I was seven years old. Our cat gave birth to nine white kittens the other day. They were the most beautiful things I’d laid eyes on since my Limited Edition Barbie that Mom sent me. My grandfather placed them in a cardboard box. Their eyes were closed. I had the urge to hold one of them. I picked one up and carried her to the forest. I named her Nala. She woke up in my palms. Her dark eyes were peeping through, looking up at me.
Nala died a few days later. She slipped from my hands the last time I held her. She didn’t make a sound. I couldn’t make a sound. All I felt were the trees bearing down on me.
I was still nine but considered myself ten. Mom and Dad were over after months and months of me waiting for them. There they were sitting next to me in our living room, as real and American as they could be. I held Mom’s right hand as tight as I could. I was scared to lose her. “You’re coming to America! With us!” Dad exclaimed. I tried to control myself, but I couldn’t help but jump up and down.
A few months later, I was in my new room. The walls were a peachy pink hue. I was sitting on my pink bed with Dad’s black planner and a black sharpie. Barbies, Beanie Babies, and teddy bears watched me as I scribbled in big, bold letters, “I WANT TO GO HOME.”
I was eleven but hated admitting it to my classmates. Everyone else in my 5th grade class was prettier and younger. Everyone else was normal. The boys made fun of how I pronounced the word, “teeth.” The girls thought I was some kind of slut when I came in with a bright blue training bra peeking through my shirt. I had two best friends. Their names were Angela and Kimberly. They told me I was pretty. They were the only ones that did.
It was Saturday afternoon when Mom started telling me parts of everything: Dad isn’t really my dad, and I have three stepsisters and one stepbrother. That explained the photographs I found in his planner. I asked her about my “actual” dad. She said he had to leave her because it was for the better. But why did he leave me?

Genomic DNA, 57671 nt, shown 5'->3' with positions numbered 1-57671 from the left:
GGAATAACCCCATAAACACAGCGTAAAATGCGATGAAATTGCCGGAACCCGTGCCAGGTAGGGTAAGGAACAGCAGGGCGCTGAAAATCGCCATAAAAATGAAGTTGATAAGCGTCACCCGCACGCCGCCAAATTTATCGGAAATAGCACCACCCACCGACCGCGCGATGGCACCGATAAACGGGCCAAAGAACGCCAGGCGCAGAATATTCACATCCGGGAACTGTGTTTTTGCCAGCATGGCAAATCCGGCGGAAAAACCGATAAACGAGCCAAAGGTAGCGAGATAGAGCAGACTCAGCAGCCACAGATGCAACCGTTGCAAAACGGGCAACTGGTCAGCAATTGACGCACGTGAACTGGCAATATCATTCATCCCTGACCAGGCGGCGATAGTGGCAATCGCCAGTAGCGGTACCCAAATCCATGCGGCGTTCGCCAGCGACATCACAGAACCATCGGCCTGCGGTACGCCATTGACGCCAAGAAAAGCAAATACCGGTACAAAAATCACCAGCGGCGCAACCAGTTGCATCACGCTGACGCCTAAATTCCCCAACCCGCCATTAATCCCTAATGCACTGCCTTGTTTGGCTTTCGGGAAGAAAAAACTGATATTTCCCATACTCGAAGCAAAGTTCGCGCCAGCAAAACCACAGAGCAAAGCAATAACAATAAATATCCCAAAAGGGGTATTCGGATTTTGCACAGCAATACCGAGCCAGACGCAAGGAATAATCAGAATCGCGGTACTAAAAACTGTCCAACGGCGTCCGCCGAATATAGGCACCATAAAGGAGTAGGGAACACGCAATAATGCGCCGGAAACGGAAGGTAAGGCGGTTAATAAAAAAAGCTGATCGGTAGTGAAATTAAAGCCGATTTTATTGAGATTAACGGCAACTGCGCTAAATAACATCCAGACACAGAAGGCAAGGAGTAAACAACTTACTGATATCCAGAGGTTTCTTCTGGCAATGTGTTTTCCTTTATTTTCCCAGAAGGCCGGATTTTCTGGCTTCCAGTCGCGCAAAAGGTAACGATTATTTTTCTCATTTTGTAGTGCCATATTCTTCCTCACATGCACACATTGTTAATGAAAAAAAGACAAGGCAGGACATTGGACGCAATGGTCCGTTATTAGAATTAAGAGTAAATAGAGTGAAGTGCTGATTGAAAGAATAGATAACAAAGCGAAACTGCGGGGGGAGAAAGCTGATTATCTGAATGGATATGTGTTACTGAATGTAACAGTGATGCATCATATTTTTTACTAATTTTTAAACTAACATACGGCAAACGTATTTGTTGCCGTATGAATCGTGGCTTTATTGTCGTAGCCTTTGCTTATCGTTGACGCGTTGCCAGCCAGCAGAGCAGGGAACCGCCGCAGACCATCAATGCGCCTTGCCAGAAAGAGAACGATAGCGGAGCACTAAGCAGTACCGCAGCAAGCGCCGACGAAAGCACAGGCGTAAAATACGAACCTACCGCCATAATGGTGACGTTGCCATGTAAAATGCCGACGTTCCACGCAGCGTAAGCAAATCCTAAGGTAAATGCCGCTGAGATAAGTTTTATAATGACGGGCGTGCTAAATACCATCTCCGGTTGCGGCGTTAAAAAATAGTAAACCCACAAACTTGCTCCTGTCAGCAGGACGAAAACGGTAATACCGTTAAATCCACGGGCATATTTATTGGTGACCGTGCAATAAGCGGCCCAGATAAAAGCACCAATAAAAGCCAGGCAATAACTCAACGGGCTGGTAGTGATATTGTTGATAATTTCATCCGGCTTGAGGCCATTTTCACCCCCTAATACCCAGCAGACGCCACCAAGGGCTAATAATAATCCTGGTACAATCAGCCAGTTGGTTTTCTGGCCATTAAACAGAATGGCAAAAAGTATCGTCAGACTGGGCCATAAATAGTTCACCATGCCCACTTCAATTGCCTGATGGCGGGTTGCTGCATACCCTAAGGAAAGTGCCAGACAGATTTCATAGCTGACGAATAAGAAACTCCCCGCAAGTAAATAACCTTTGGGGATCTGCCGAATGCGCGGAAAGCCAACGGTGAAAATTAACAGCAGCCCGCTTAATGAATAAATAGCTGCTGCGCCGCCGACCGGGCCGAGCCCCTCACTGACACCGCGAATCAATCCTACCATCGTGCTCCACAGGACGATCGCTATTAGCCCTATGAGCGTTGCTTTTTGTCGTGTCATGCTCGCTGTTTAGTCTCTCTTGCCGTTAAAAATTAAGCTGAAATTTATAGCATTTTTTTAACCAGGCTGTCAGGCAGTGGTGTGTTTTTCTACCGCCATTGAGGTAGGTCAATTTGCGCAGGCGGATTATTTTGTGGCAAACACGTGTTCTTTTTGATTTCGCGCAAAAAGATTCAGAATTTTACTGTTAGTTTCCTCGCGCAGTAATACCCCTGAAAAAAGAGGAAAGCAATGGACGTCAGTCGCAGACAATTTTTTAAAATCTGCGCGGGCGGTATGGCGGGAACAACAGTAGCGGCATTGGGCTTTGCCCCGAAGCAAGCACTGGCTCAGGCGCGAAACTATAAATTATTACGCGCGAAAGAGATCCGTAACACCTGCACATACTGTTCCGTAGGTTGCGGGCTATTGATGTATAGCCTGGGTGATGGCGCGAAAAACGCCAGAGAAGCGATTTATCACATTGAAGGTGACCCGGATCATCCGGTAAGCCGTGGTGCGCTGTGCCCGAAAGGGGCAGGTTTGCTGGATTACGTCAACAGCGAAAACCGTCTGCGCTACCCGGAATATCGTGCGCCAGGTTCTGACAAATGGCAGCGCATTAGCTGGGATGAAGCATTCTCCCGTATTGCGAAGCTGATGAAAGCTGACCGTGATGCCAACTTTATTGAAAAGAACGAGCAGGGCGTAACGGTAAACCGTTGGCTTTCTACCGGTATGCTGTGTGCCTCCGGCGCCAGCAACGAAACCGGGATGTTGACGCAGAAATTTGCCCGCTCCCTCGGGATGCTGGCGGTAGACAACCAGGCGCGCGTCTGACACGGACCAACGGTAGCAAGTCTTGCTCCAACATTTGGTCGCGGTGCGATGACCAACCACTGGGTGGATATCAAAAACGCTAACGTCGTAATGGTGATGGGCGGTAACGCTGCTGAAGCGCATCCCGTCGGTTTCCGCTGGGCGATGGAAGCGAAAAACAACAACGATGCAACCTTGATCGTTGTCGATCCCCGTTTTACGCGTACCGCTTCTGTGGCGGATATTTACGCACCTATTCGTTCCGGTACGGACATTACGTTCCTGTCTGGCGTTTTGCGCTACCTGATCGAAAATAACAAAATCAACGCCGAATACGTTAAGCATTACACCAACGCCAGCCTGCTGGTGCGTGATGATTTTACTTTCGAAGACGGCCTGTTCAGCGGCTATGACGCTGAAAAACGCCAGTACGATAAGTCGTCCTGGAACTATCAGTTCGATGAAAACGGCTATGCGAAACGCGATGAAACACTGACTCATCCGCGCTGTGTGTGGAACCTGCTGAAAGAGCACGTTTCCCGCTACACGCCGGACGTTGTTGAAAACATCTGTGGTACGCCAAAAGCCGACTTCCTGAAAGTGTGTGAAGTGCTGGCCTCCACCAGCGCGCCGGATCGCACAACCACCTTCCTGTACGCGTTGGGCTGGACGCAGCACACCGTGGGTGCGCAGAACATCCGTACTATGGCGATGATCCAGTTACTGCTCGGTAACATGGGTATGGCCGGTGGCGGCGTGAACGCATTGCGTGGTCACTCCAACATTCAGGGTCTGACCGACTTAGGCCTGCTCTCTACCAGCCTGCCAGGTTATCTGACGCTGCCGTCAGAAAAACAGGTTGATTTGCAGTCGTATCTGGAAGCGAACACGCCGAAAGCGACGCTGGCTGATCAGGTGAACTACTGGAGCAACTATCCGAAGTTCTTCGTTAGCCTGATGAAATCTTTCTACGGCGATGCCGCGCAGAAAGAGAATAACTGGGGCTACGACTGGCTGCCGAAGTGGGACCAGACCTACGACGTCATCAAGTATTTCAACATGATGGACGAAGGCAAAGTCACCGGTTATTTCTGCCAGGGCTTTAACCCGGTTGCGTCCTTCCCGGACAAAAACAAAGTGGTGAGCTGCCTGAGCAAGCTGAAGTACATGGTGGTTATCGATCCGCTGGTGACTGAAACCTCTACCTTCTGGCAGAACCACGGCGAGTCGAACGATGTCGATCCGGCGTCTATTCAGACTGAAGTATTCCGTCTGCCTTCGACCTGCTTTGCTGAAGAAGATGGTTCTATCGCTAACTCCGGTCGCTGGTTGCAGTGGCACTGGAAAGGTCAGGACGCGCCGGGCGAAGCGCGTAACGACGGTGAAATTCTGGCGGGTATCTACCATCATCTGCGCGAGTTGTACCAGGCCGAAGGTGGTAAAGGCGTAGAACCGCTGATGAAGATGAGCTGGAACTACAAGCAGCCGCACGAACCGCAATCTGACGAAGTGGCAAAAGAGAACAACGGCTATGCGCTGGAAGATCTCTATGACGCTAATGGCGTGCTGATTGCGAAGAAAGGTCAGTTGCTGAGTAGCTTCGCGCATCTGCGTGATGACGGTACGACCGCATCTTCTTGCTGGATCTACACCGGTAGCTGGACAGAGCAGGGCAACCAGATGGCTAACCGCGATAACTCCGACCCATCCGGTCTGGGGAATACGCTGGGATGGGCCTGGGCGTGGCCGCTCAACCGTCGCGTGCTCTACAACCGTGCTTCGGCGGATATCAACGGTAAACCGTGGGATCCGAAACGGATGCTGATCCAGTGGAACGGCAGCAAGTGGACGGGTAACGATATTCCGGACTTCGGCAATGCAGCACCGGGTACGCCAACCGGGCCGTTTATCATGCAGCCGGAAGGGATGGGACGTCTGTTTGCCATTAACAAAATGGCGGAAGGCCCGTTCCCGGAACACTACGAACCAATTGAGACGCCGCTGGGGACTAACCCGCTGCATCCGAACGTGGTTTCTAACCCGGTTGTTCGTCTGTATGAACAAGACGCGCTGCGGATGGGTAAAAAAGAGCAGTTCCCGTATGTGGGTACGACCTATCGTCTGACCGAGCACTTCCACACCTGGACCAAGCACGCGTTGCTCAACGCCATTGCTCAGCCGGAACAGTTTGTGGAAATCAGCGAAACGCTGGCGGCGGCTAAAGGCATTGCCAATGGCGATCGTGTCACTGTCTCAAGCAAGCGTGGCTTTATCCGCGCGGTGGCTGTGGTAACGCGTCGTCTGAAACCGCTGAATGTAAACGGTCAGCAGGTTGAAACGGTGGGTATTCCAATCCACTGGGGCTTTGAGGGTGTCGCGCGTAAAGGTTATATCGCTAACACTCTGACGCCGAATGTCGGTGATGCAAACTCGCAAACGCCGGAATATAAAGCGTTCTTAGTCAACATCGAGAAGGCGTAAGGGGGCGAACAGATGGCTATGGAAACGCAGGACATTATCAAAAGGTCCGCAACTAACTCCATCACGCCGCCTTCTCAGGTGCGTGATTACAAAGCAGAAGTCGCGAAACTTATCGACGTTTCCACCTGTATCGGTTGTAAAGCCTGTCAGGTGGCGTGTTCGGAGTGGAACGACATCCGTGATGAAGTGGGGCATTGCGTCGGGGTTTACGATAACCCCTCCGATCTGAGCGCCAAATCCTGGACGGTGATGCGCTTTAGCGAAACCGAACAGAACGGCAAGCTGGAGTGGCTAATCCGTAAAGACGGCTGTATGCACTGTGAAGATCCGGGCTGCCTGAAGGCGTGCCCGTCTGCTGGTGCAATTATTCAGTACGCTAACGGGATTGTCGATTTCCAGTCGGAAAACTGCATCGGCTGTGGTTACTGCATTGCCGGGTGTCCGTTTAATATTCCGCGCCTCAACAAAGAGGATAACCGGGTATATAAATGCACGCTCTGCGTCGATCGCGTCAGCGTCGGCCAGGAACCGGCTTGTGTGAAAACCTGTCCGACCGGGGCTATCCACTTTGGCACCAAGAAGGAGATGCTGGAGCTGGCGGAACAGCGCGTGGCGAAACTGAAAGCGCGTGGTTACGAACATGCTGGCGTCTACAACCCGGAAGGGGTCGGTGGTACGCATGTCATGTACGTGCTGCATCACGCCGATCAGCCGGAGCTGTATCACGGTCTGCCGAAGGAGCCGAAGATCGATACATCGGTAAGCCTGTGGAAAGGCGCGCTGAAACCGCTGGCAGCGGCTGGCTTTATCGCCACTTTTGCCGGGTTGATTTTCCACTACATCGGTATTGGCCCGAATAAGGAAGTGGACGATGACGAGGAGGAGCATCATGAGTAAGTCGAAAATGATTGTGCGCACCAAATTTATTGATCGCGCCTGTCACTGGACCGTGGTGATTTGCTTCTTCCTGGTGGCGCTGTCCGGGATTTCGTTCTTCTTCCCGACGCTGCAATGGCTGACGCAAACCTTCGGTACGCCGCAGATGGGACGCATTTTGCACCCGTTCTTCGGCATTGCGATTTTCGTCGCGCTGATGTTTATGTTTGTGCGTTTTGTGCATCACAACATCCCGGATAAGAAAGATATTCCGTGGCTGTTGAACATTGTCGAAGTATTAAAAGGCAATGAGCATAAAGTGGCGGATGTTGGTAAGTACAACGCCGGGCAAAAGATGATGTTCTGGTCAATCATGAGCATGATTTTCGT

I was fourteen, and my dark pink dress was sticking to my body. I didn’t like wearing dresses, especially combined with strappy heels. Grandma told me I looked beautiful just like she does in her dark blue dress. “Oh how you’ve grown,” she said. Grandpa was flipping through the restaurant menu, unable to hear her words. “Joey take our picture will you,” Grandma called out to Dad as she pulled Grandpa towards us. Dad held the camera steady as he counted down to three. The light flashed as I pulled her closer.
A few months later, mom hung up the phone. It was Grandma. She was back from the hospital. She had cancer. Lymphoma or Hodgkin’s or whatever it was. It was cancer. Mom’s hand reached for mine, but I didn’t want it. I didn’t want any of this. I didn’t want cancer. I didn’t want to be held.
“I don’t think you’re old enough,” quipped my uncle as he jokingly offered me a bottle of Corona. I told him it was too cold, and yes I was only seventeen. We were watching the playoffs. The Giants were playing. I was busy pretending to keep my eyes glued to the game, but every time I turned, there she was. Noemi. She was lying under a red blanket on the couch next to Mom and Damien. Damien hadn’t left her side for hours. His pointy black ears occasionally twitching at every slight move Noemi made. The Giants scored. The room erupted in yells and applause. No barks. Noemi smiled, her thinning face glowing. Damien looked on, his eyes drooping with emotions we weren’t allowed to show.
A few weeks later, Eli Manning was holding a silver trophy as red, white, and blue confetti were falling from above. “See Noemi, I told you they’d win. I told you, I told you,” Mom cried, her tears trickling down onto the remote control.
“Go to sleep, go to sleep, go to sleep,” I chanted to myself in my pitch-black room. It was 3 a.m., and for the past five hours I had been hearing nothing but the voices in my head. The voices telling me that I’d lost it. I’d lost Kimberly. I’d lost Angela. I’d lost him. I had lost my mind. “You’re a really shitty reason for a friend,” the words mocked me against the glowing screen of my phone.
Twenty-one candle flames were smothered, and I didn’t feel like popping champagne bottles. Messages of “HAPPY BIRTHDAY!” on my phone, on my laptop, and on birthday cards were screaming reminders of the many shitty reasons to be twenty-one.
“He never left you,” Mom said clutching my hand. I was staring down at the table, avoiding her gaze. “He came back when you were one-year-old. He held you, but you kept crying in his arms.” I looked up. I was trying to control myself, but I couldn’t help but smile.